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Essex Insurance Co. v. Night & Day Management


February 22, 2008


The opinion of the court was delivered by: John D. Bates United States District Judge


This insurance coverage dispute involves the same underlying incident that forms the factual basis of Mazloum v. District of Columbia, 522 F. Supp. 2d 24 (D.D.C. 2007). Plaintiff Essex Insurance Co. brings suit seeking a declaratory judgment that it is not responsible for covering any of defendants'*fn1 putative liability arising from the Mazolum action pursuant to the insurance policy between the two parties. Essex has moved for summary judgment in its favor. Defendants, for their part, have cross-moved for summary judgment and requested that this Court order Essex to defend the FUR nightclub in the Mazloum action.*fn2 Those motions are now fully briefed and ripe for resolution. Upon careful consideration, and for the reasons set forth below, the Court will grant plaintiff's motion and deny defendants' motion.


The circumstances of the underlying incident in this case are set out in detail in Mazloum, 522 F. Supp. 2d at 30-32, and will not be repeated at length here. For present purposes, it suffices to say that Emile Mazloum, a person of "Arabian ethnicity," alleges that he was the victim of a beating at defendants' nightclub on the evening of March 11-12, 2005.*fn3 Pl.'s Stmt. of Facts ¶¶ 1-10. As Mazloum would have it, after dancing on the stage at the club, he attempted to "descend[] a stairway from the stage" when -- upon no provocation on his part -- he was grabbed and assaulted by Michael Persons, a bouncer employed by Night & Day. Id. ¶¶ 4-10. The resulting skirmish drew the attention of several off-duty Metropolitan Police Department officers who were patrons at the FUR nightclub on that evening. Those officers intervened on Persons's behalf, allegedly assaulting Mazloum, employing excessive force to remove him from the nightclub and launching racial epithets at him in the process. Id. ¶¶ 7-11.

As a result of the beating supposedly administered by Persons and the off-duty officers, Mazloum "suffered a broken nose, bloody left eye, scrapes on his face and ears, swelling on the left side of his neck where he was grabbed, and an assortment of cuts, bruises and bumps on his head," all of which required medical attention at Inova Alexandria Hospital. Id. ¶ 12. The next day, after Mazloum filed an administrative report with the MPD, defendants Rehman and Fiorito allegedly "had a conversation with one of the off-duty police officers in which they discussed destroying the security camera films that allegedly would have shown the beating of Mazloum." Id. ¶ 13. Along those same lines, Fiorito met with Mazloum's friend, Imad Alkadi, that evening and warned him that Mazloum would "get burned" if he continued to prosecute his police report and that the videotapes that might have recorded the incident were "gone." Id. ¶ 14.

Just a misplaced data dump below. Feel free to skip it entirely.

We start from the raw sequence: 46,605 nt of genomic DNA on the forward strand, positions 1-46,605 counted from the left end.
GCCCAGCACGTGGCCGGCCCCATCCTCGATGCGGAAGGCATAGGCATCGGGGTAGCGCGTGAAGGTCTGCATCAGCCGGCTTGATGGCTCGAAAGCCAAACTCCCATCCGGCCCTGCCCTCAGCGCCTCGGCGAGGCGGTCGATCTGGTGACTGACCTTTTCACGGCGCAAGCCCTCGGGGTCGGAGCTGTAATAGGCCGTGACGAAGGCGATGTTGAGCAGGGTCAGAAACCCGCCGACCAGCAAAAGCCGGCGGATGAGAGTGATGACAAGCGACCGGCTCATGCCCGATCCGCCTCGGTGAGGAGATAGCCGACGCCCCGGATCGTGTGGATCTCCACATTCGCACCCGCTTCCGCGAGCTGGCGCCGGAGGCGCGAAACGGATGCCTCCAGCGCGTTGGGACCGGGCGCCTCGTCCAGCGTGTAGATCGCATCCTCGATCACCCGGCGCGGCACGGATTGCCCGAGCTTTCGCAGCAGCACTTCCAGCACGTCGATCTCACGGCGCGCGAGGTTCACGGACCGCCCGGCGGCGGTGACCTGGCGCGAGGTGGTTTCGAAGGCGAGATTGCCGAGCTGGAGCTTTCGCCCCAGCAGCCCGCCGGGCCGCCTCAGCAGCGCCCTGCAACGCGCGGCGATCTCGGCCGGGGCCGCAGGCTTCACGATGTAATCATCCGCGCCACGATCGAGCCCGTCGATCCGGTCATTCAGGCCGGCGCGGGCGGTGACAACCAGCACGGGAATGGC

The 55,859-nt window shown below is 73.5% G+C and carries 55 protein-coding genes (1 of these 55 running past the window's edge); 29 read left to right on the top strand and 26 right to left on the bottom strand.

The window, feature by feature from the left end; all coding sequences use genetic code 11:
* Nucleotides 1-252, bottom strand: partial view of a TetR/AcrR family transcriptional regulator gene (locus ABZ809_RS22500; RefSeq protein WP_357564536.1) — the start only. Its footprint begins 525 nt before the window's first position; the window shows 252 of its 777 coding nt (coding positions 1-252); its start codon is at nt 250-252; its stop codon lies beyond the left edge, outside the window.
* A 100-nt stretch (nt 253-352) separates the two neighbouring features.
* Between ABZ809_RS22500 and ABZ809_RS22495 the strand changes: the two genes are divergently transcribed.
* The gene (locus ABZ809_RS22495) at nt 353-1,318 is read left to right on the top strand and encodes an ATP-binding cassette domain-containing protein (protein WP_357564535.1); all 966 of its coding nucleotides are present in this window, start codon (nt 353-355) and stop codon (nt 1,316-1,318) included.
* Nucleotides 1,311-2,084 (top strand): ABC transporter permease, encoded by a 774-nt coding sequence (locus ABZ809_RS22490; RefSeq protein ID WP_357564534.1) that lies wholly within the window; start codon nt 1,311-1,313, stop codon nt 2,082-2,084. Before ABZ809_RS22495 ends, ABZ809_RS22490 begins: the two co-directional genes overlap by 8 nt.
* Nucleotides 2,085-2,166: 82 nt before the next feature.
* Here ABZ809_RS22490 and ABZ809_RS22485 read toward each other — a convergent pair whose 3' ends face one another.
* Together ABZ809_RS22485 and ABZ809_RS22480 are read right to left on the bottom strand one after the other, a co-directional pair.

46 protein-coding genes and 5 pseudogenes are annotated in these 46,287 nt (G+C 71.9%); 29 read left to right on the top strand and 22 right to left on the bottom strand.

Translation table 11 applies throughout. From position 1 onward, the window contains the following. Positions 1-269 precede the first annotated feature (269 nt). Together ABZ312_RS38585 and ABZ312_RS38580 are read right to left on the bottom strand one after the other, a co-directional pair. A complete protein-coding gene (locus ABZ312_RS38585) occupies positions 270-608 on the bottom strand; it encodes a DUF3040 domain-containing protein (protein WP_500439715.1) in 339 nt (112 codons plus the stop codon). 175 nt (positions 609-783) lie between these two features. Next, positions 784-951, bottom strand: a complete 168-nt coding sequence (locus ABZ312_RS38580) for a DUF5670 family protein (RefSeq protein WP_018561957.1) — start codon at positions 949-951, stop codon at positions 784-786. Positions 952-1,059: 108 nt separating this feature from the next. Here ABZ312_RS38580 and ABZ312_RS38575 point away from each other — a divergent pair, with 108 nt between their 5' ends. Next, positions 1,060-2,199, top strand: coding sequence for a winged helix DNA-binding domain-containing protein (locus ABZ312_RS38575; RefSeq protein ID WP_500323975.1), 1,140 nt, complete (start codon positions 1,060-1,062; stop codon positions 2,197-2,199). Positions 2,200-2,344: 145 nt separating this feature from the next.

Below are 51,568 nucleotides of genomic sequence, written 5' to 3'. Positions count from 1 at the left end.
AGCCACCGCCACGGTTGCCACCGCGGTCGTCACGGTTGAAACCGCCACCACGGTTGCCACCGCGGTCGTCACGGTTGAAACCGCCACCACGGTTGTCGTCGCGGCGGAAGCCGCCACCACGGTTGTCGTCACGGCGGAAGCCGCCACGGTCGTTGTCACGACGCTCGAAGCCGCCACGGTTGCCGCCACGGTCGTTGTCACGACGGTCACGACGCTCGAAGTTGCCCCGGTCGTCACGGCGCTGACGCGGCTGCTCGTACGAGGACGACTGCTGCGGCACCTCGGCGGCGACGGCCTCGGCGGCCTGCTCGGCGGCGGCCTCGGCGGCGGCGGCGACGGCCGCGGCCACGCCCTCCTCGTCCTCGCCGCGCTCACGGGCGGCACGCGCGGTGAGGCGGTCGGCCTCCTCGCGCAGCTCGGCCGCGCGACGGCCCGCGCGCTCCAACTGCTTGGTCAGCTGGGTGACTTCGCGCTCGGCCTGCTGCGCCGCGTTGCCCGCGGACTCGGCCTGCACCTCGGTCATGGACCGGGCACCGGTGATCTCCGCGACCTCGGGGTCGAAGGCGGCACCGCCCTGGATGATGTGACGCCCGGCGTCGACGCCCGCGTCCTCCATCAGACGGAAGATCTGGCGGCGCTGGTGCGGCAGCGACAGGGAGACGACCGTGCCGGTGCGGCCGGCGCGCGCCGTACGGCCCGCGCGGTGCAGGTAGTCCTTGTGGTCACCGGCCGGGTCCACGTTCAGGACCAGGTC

Mazloum initiated his civil action on January 4, 2006. In his first amended complaint, he asserted a claim of assault and battery against Persons and Night & Day under the principle of respondeat superior. He also added a discrimination claim premised upon the D.C. Human Rights Act ("DCHRA") against Night & Day, claiming that he was singled out for abusive treatment on account of his ethnicity. Moreover, Mazloum asserted a DCHRA retaliation claim against Night & Day for threatening Mazloum's friend and for purportedly destroying the videotape evidence in response to Mazloum filing his police report. Finally, Mazloum asserted a claim of reckless/negligent spoliation of evidence against defendants Night & Day, Rehman and Fiorito in connection with the alleged destruction of the videotape. Mazloum requested compensatory and punitive damages for his injuries.

Essex issued a "Commercial General Liability Policy" (hereinafter "Policy") to Night & Day covering the period of August 26, 2004 through August 26, 2005, which encompasses the date of the Mazloum incident. Id. ¶ 22. There are several provisions of that contract relevant to the inquiry here. To begin with, the Policy provides that Essex will "pay those sums that the insured becomes legally obligated to pay as damages because of 'bodily injury' or 'property damage' to which this insurance applies." Pl.'s Mot. Eggert Decl. Ex. 2 at 17 (emphasis added).

A variety of general exclusions within the Policy itself and specified "endorsements" clarify the scope to which the Policy "applies." The first significant exclusion concerns actions that cause "'[b]odily injury' or 'property damage[s]'" that are "expected or intended from the standpoint of the insured." Id. (emphasis added). More specifically, the "Assault and/or Battery Exclusion" makes plain that:

The coverage under this policy does not apply to any claim, suit, cost or expense arising out of assault and/or battery, or out of any act or omission in connection with the prevention or suppression of such acts, whether caused by or at the instigation or direction of any Insured, Insured's employees, patrons or any other person.

Id. at 37. Similarly, the "Combination General Endorsement" excludes from coverage punitive damages as well as any liability arising from discrimination claims. Id. at 33 § 6 (punitive damages), § 7 (discrimination claims). Finally, the Policy specifically excludes from coverage damages to property "own[ed], rent[ed], or occup[ied]" by the insured or property "in the case, custody or control of the insured." Id. at 20.